Importantly, studies on individual phytochemical supplements did not show the same health benefits as whole food. There are many possible reasons for that:

  • The beneficial health effects of a diet high in vegetables and fruits or other phytonutrient – rich foods may be caused by differences in the chemical composition of nutrients in foods versus those in supplements.
  • Better health could be initiated or supported by other dietary factors present in the same foods or, indeed, the benefit could be prompted by additional lifestyle choices, geographical locations etc.
  • The effects of the large doses of compounds used in supplementation studies may not be equivalent to the effects of the smaller amounts of nutrients consumed in foods.
  • Combination of the several nutrients may be necessary to achieve beneficial effect.

It is not always clear which of the many compounds in vegetables and fruits have the greatest health value. Additionally, different vegetables and fruits are sources of different phytochemicals.

Bottom line: eating a variety of colorful produce every day will benefit your health in a multitude of ways.

Caution: Certain phytochemical supplements, especially when taken in large amounts, have side effects and, very importantly, can interact with some treatment drugs. If you decide to take phytochemicals in the form of a supplement when you are taking a treatment drug, be sure to talk to your doctor.

 

* Atom or group of atoms that has one or more unpaired electrons and therefore unstable. These radicals can be produced in the body by natural biological processes or introduced from outside (as in tobacco smoke, toxins, or pollutants), they can damage cells, proteins, DNA and lead to multiple diseases.

Nutrition 101. How do I know if I get enough nutrients?

There are many great organizations that claim that most healthy people can get all the nutrients they need by eating a variety of Nutrient-dense Colorful Food, unless a nutritional gap is found or the person is managing a medical condition, is pregnant, an older adult, immunodeficient, or undernourished, etc. In those situations, a doctor should advise that supplements should be taken.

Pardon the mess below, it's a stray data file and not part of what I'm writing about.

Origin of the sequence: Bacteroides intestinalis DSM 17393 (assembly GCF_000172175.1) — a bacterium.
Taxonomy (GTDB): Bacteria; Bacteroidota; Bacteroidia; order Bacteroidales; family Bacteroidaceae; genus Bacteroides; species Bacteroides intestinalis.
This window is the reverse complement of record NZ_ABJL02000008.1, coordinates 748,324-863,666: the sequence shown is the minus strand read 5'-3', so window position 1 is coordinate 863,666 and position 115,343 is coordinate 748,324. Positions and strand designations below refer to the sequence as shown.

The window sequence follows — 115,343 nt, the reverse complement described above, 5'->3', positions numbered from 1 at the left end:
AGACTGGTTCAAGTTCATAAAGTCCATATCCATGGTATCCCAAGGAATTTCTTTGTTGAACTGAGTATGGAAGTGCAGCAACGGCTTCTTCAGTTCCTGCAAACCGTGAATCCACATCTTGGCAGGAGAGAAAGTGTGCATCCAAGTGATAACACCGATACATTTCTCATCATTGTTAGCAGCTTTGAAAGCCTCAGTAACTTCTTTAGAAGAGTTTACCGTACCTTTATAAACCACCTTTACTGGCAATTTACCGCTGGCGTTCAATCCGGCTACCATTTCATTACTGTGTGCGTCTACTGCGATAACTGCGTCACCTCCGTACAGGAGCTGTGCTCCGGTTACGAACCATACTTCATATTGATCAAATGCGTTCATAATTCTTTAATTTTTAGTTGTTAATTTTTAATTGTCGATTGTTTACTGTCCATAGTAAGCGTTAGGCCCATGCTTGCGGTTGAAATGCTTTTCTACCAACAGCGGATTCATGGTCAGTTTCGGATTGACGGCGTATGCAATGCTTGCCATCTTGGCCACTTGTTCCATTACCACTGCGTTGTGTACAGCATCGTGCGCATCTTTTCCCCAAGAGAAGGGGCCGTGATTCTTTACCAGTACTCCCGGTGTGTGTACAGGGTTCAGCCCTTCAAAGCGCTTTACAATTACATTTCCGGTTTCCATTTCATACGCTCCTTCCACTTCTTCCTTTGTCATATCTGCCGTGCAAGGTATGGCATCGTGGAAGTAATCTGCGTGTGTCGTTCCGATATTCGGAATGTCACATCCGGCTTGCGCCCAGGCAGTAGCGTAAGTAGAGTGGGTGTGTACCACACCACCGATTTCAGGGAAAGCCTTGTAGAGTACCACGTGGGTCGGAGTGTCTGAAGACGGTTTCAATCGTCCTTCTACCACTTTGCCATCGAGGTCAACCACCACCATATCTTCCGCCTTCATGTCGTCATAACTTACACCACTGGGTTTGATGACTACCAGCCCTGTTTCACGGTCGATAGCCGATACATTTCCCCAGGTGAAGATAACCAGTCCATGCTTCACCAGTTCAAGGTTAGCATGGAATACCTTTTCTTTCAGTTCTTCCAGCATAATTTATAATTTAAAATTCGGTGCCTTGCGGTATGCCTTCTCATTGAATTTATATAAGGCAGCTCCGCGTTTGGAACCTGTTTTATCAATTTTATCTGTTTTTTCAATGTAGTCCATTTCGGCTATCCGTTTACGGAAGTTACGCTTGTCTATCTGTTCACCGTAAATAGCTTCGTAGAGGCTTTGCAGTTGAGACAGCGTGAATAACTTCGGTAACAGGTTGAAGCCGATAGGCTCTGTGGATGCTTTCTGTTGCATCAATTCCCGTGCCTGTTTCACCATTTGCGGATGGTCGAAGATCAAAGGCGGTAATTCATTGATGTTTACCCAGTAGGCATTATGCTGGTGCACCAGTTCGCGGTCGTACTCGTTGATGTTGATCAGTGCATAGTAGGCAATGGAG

American Heart Association Scientific Position: “We recommend that healthy people get adequate nutrients by eating a variety of foods in moderation, rather than by taking supplements. An exception for omega-3 fatty acid supplements is explained below  Read more

“It is the position of the American Dietetic Association that the best nutrition-based strategy for promoting optimal health and reducing the risk of chronic disease is to wisely choose a wide variety of nutrient-rich foods. Additional nutrients from supplements can help some people meet their nutrition needs as specified by science-based nutrition standards such as the Dietary Reference Intakes.” Continue…

But, let’s say you are a healthy individual. How do you know if you get all nutrients you need from food sources?

Here are few great tools: The first one will help you get your personalized Dietary Reference Intakes (DRIs); the others will let you check to determine if the food you normally consume has the nutrients your body requires.

Personalized DRI. Print and Post it somewhere for your reference (the refrigerator is always a great place).

Nutrient information on over 8,000 foods. Search or browse this list of foods and their nutrient content.

Or search for a particular nutrient in a wide variety of foods.

Nutrition 101. Minerals

Minerals are inorganic substances. They serve multiple key functions in all cells, tissues, and organs of the human body. To name a few, minerals provide structures to bones and other tissues, assist in contraction and relaxation of muscles, aid in the production and transport of energy, promote the production of protein, contribute to enzymes activity, play a crucial role in heart functioning and blood pressure maintenance, support the oxygen-carrying system and acid base balance, immune defense against bacteria and viruses and much, much more.

There are 7 major minerals that are crucial to our Health, with daily requirements of over 100 mg: Calcium, Phosphorus, Potassium, Sulfur, Sodium, Chlorine, and Magnesium.

There are 14 trace minerals that we need in quantities of less than 100 mg/day: Iron, Selenium, Iodine, Chromium, Zinc, Fluoride, Copper, Manganese, Molybdenum, Boron, Silicon, Vanadium, Nickel, and Strontium.

As with vitamins, healthy people can get adequate amounts of Minerals simply by eating a variety of nutrient rich foods in moderation.  If mineral deficiency is suspected or predicted – as with some illnesses, during pregnancy, competitive sports, undernourishment and other conditions – please consult your doctor before taking supplements.  They may do you harm.